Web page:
Cold War in the Eyes of Ray Bradbury

1689 WordsJun 20, 20187 Pages
Ray Bradbury, from small town America (Waukegan, Illinois), wrote two very distinctly different novels in the early Cold War era. The first was The Martian Chronicles (1950) know for its “collection” of short stories that, by name, implies a broad historical rather than a primarily individual account and Fahrenheit 451 (1953), which centers on Guy Montag. The thematic similarities of Mars coupled with the state of the American mindset during the Cold War era entwine the two novels on the surface. Moreover, Bradbury was “preventing futures” as he stated in an interview with David Mogen in 1980. A dystopian society was a main theme in both books, but done in a compelling manner that makes the reader aware of Bradbury’s optimism in the…show more content…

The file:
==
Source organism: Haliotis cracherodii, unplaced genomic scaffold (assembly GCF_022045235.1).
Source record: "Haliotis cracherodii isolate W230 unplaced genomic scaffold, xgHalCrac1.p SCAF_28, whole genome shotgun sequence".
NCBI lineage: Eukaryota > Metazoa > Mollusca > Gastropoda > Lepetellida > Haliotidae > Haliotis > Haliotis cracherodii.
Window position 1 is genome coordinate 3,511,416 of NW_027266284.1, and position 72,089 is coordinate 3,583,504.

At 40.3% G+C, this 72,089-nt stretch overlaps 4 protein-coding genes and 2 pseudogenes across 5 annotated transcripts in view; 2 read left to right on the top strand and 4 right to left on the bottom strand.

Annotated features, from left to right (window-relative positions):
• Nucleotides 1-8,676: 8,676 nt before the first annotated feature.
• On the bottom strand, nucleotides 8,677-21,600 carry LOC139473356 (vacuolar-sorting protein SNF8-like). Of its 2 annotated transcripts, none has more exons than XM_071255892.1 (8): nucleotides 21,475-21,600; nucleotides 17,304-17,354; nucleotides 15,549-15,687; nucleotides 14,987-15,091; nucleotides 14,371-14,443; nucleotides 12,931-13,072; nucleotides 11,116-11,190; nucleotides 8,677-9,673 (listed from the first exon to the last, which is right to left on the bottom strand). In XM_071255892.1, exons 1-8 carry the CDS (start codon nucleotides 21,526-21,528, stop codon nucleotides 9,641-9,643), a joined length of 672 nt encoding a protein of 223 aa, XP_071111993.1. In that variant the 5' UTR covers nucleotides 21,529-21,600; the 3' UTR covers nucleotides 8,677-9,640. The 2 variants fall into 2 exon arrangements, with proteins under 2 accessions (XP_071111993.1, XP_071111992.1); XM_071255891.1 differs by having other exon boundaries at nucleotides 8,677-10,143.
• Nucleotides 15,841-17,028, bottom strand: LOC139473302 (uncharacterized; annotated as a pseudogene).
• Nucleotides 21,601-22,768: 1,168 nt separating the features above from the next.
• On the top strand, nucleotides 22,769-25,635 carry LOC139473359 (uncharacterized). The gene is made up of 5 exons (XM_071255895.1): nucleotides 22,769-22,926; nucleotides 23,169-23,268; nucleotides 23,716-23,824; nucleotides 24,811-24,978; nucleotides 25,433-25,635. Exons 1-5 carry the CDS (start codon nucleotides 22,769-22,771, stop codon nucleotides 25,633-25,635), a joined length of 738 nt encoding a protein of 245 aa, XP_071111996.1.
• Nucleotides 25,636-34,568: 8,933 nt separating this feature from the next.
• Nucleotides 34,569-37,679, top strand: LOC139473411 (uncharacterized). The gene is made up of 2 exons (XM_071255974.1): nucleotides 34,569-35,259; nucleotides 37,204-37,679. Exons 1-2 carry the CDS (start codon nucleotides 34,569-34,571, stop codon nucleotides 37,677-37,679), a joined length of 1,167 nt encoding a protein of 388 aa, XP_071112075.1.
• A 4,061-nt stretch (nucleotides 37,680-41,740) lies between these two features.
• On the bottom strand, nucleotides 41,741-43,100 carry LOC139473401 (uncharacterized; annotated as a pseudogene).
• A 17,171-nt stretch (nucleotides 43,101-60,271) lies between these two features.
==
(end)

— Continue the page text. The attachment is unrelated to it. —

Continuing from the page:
The fire that chokes the life from the autonomous house is ironically man’s first invention and a similar fire is used by Montag to: burn the homes of books, to choke the life out of intellect, and to smother the lungs of those who speak out in Fahrenheit 451. A chaotic flamethrower is used instead a simple fire to show the pure hatred by the general population of books and the “sadness” they can cause by thinking. This is a loose tie to the two books but; nonetheless, a symbolic and therefore important one. Beyond its symbolism, it also is a metaphor. One could conclude that the fire more fittingly acknowledges starting new again with a blank slate. It is a tree that sets off a chain reaction of events in “There Will Come Soft Rains” which, ironically means after all of man’s destruction to one another nature overtakes the house, the last façade of man, with mans first invention –fire—the great equalizer. Just as Montag had thought to himself in Fahrenheit 451, “One, two, three, one, two, three! Rain”(Bradbury 48). There will come soft rain to wash it all away. When speaking of the Cold War one can envision the “McCarthism” under Truman that had entrenched the U.S. in a very mean spirited paranoia that blossomed into fear and irrational thought. This illusion of “potentially disloyal” was swallowed by many and created a, as William Touponce put it, “mass culture” that Bradbury could not stomach. This theme of distrust in the majority
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